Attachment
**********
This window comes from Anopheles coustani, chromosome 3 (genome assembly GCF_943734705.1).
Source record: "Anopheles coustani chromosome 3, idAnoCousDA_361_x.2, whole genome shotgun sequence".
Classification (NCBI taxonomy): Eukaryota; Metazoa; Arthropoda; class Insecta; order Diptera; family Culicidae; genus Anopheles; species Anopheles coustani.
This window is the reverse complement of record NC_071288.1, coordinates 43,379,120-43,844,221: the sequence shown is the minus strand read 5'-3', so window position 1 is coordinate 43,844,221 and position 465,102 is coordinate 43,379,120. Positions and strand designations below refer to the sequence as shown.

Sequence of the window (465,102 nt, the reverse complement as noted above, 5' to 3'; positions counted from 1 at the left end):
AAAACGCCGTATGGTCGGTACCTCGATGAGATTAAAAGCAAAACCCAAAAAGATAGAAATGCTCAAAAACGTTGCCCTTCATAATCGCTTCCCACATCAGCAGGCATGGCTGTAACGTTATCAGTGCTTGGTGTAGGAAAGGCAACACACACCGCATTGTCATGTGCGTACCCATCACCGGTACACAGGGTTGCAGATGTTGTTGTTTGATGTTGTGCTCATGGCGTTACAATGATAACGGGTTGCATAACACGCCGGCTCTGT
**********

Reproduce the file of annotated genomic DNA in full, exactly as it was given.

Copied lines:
This window comes from Anopheles coustani, chromosome 3 (genome assembly GCF_943734705.1).
Source record: "Anopheles coustani chromosome 3, idAnoCousDA_361_x.2, whole genome shotgun sequence".
Classification (NCBI taxonomy): Eukaryota; Metazoa; Arthropoda; class Insecta; order Diptera; family Culicidae; genus Anopheles; species Anopheles coustani.
This window is the reverse complement of record NC_071288.1, coordinates 43,379,120-43,844,221: the sequence shown is the minus strand read 5'-3', so window position 1 is coordinate 43,844,221 and position 465,102 is coordinate 43,379,120. Positions and strand designations below refer to the sequence as shown.

Sequence of the window (465,102 nt, the reverse complement as noted above, 5' to 3'; positions counted from 1 at the left end):
AAAACGCCGTATGGTCGGTACCTCGATGAGATTAAAAGCAAAACCCAAAAAGATAGAAATGCTCAAAAACGTTGCCCTTCATAATCGCTTCCCACATCAGCAGGCATGGCTGTAACGTTATCAGTGCTTGGTGTAGGAAAGGCAACACACACCGCATTGTCATGTGCGTACCCATCACCGGTACACAGGGTTGCAGATGTTGTTGTTTGATGTTGTGCTCATGGCGTTACAATGATAACGGGTTGCATAACACGCCGGCTCTGT